words: Mary Walsh
photos: Mary Walsh, Adrian Morin and Dustin Lalik

Everyone had a childhood friend whose yard was the place you played. The biggest lot, the most expansive forest system, or maybe they had a pool. For me, it was my friend Nick. His house was set back just behind the main street, with a giant backyard the melted into the neighbors' gardens--folks who didn't care if errant kids ran through their grass. Almost every night in summer, we would make the rounds on landlines gathering a dozen of our friends to participate in legendary games of flashlight tag. Running amuck in the darkness, past fireflies, avoiding hazards, and chasing after one another until our parents made us come inside.

As an adult, it's more rare to find those outdoor spaces, the places to congregate and exhaust yourself as freely as you did when you were young. As snowboarders, we frequent resorts, we break trail into the backcountry, when the ground is dry we head to the skatepark. But few places, if any, rival the posse'd up playgrounds of childhood more than Nelson, British Columbia's Baldface Lodge, a remote mountain haven accessible by helicopter and equipped with all the powdery steeps you desire (and all the unique, shaped boards you could dream of). At Baldface, every chalet comes with a boot drying rack, and in the lodge there's both a bar stocked with Caesars and a movie theater filled with snowboarding's classics. And while Baldface is open all season to powderhounds looking for a fix, Jeff Pensiero, the owner and founder of this unbelievable retreat invited an ultimate crew to his mountainside lodge for a decisive banked slalom, the Baldface Zig Zag, during the third week of March. If the collective crew of our twelve-year-old selves could have anticipated the group of snowboarders that would descend on Eastern BC, they would have peed their pants.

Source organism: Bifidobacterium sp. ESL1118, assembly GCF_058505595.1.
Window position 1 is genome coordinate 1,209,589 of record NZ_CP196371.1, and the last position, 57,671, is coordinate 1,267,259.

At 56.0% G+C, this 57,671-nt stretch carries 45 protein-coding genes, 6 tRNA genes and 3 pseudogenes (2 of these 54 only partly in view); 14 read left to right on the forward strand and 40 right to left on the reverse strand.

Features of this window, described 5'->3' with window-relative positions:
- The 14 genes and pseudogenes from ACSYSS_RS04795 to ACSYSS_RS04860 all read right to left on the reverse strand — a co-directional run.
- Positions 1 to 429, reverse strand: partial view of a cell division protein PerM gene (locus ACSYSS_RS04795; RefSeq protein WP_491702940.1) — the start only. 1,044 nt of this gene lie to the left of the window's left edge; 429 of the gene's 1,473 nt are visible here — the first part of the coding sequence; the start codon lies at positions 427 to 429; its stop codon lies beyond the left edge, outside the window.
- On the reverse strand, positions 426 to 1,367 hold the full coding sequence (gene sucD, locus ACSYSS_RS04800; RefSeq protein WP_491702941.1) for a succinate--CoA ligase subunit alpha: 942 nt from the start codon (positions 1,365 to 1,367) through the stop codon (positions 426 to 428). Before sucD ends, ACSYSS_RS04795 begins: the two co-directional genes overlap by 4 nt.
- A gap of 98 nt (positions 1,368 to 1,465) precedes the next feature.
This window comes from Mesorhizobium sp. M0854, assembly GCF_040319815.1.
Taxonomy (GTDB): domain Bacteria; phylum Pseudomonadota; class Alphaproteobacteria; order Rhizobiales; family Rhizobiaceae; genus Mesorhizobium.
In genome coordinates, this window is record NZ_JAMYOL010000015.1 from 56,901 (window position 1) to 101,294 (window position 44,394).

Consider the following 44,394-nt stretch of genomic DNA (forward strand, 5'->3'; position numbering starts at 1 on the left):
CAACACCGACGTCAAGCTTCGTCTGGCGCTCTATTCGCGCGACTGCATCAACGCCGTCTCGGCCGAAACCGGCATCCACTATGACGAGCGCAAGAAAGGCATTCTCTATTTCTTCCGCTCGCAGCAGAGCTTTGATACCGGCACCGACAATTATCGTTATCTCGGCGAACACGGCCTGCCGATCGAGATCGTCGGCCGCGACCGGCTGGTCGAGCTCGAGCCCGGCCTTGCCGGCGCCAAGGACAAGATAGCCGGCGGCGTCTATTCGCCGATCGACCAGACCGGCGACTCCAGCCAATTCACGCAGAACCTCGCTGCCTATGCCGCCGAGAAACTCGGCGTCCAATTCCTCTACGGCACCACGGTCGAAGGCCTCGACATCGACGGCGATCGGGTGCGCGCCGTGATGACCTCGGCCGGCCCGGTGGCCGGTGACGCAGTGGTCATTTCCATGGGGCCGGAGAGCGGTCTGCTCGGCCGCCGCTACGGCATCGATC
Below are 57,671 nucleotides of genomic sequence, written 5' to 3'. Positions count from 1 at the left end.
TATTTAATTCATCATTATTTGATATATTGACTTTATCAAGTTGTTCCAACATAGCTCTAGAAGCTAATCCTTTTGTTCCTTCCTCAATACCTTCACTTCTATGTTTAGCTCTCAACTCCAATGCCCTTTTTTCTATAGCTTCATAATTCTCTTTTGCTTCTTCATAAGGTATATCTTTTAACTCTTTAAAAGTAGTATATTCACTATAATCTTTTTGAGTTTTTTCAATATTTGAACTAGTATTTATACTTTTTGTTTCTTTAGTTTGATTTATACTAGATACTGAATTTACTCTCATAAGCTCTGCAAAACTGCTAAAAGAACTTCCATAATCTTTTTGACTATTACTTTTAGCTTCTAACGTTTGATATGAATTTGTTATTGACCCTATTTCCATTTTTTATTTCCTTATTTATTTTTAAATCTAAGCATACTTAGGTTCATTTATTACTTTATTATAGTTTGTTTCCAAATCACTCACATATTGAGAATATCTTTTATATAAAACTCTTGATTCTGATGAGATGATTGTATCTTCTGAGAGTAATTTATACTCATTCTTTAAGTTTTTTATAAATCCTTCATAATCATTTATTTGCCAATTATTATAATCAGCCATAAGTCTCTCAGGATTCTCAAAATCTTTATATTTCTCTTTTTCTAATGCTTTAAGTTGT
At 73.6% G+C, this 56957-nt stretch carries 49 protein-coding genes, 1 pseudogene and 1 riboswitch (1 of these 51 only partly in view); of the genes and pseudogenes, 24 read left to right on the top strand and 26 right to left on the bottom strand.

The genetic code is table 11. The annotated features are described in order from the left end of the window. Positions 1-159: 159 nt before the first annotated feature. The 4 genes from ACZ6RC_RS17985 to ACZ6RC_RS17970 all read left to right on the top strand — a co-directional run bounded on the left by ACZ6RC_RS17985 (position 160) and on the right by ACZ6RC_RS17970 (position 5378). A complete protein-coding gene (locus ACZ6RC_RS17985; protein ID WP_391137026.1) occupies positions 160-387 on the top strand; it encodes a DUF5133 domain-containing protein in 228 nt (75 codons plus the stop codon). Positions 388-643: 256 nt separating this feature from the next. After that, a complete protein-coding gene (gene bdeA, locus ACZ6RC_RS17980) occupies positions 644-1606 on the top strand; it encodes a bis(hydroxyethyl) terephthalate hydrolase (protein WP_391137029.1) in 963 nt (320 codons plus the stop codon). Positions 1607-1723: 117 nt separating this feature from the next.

A well-heeled posse had boarded helis only a few days prior and made the quick jump to the mountainside oasis of Baldface. It was a late winter long weekend for those involved. A dip away from building backcountry booters and footing it along Alaskan ridgelines. The kind of gathering usually reserved for bookending the winter season, but truly welcome when it comes in the middle of it. There was powder to be had and lines to be dropped, but this trip was very much about the few dozen banked turns that wrapped through the trees and wound down just beneath the lodge.

On hand were the benefactors of the Drink Water Rat Race, the three handlers of snowboarding's most infamous bucking bull, Bryan Fox, Austin Smith, and Curtis Ciszek. Raking berms and shaping turns runs in the blood of these gentlemen and on race day, they spent the morning making one last sweep of the course so it'd be perfect for everyone's freshly waxed decks come afternoon. The sun peaked out at lunchtime and began to soften the March snow. Blue skies emerged. Everyone gathered at the lodge, next to the mid-run hip. Custom Celtek bibs were donned and the Baldface crew started to shuttle riders up to the start.